Better than ORM Object Persistence
20 December 2007
After talking to people about the benefits and disadvantages of various ORMs… and reading up a little on non RDMBSs like Amazon SimpleDB I came to the realization that ORM is really a hack to get RDBMSs to work as a storage for objects.
I’m being liberal with the term hack. It really does work for a lot of situations, but it’s not very elegant. The workflow is more or less this:
- You create a database.
- You create some objects
- You define tables to store attributes of objects
- You establish a mapping
There’s a lot that goes into database definition. It would be nice to breakout from this line of thinking and do things a bit differently:
- Create database
- Save named (e.g. Person, Place, Log, Restaurant, Rating, Review) serialized objects to the database.
Let the database learn from the saving of the object how to define the type. In fact, it should be flexible and let us have mixmatched types, etc.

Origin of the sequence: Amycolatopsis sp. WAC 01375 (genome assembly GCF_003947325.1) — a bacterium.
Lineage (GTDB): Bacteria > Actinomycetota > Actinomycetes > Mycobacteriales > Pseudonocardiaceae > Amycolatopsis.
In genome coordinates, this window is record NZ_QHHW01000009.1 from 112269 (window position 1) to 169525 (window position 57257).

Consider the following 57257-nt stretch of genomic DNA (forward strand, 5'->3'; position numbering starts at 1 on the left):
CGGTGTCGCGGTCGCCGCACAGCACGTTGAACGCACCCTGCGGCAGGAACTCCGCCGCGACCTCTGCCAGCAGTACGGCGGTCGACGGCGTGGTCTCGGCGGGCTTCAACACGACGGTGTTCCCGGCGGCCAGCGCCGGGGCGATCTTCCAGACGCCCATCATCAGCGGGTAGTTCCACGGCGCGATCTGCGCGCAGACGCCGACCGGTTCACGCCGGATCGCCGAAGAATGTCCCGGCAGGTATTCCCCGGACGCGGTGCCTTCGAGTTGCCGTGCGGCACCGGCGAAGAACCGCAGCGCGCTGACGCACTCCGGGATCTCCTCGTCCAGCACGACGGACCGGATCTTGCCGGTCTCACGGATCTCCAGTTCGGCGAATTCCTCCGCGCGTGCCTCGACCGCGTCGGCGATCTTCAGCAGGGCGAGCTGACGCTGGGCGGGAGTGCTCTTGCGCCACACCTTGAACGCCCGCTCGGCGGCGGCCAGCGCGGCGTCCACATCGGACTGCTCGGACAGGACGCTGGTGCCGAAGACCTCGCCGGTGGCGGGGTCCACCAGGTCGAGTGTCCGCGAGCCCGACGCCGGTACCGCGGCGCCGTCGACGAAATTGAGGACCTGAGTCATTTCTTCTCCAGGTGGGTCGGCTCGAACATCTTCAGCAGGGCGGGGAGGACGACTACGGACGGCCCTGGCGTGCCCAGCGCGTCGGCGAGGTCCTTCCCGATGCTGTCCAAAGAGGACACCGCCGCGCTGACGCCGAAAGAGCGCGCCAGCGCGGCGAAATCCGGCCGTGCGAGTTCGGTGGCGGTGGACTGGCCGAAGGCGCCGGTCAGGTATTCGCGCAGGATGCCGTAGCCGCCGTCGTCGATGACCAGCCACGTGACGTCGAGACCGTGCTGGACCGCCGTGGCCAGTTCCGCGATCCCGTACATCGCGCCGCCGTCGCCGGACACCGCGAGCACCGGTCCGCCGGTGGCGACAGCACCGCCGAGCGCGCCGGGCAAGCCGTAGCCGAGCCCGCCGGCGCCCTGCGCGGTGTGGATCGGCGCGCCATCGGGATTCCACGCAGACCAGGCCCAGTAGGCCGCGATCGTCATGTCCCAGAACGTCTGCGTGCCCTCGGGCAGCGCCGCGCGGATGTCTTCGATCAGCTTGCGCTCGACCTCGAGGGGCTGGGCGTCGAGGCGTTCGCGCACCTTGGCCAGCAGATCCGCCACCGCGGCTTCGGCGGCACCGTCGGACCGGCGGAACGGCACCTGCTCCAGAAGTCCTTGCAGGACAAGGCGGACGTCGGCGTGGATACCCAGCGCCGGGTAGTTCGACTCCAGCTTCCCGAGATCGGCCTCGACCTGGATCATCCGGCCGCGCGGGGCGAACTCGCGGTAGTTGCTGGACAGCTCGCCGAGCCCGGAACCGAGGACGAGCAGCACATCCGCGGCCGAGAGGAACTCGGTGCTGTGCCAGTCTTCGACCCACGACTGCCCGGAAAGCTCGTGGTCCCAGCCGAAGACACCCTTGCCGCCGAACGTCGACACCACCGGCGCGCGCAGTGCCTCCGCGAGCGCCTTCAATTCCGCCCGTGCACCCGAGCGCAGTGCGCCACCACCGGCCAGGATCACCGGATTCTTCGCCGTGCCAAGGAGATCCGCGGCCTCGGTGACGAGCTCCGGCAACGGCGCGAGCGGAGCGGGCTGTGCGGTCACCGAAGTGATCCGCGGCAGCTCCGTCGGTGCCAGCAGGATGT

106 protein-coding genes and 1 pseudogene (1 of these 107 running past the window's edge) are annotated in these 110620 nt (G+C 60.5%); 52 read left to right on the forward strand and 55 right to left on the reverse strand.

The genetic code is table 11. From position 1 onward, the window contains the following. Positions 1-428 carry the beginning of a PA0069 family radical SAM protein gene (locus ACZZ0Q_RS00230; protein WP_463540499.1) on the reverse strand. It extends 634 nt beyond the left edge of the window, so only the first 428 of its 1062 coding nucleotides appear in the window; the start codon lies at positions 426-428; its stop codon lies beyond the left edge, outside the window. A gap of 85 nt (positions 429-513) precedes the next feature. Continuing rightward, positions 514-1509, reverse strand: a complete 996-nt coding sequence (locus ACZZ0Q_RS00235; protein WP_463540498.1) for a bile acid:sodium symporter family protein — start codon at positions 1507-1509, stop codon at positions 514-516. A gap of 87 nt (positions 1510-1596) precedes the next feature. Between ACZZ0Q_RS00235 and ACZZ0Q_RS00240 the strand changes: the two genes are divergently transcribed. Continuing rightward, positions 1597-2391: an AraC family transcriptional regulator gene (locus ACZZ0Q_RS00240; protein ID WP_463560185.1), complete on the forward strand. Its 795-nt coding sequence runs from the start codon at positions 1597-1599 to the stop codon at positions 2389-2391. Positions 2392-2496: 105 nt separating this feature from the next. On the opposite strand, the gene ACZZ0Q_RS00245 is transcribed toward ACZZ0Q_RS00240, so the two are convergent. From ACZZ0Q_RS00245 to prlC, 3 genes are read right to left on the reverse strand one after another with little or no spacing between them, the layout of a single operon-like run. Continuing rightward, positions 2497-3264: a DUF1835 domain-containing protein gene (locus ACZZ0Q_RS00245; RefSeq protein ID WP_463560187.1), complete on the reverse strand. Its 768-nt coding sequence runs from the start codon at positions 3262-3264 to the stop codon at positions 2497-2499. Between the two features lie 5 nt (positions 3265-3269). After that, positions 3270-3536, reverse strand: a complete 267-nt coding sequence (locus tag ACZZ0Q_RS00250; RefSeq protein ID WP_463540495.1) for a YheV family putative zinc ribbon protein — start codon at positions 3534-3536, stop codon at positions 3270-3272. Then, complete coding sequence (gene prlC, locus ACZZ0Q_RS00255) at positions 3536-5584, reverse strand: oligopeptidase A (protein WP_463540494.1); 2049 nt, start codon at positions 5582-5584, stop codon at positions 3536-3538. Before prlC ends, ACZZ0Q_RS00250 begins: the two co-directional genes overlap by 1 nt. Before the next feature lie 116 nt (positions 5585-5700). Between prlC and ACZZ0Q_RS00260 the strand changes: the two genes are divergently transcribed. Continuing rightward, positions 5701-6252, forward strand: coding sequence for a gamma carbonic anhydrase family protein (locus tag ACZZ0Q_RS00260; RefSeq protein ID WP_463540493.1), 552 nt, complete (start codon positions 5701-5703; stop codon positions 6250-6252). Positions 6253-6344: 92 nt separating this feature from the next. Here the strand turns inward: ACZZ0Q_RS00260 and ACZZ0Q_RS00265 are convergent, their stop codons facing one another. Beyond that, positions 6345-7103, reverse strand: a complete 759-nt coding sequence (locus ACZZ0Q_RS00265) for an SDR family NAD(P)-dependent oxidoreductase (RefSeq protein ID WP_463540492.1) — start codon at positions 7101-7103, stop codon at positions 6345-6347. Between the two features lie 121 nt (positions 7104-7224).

Let the database index everything, and keep the indexes up to date, but prioritize it based on usage. In other words if we usually query a database of Persons in order by a field called lastname, then make sure that index on lastname is always at hand. We should be able to query this data back out of storage based on how we stored it.
We should also be able to reach other objects in the database in a similar manner.
The key here is letting the database layer do the heavy-thinking about what to do with serialized data, versus having some middle layer take care of it.
so I might just be naive about data and databases. But if this idea is worthwhile and some database people can validate me, I’d be willing to work on it.
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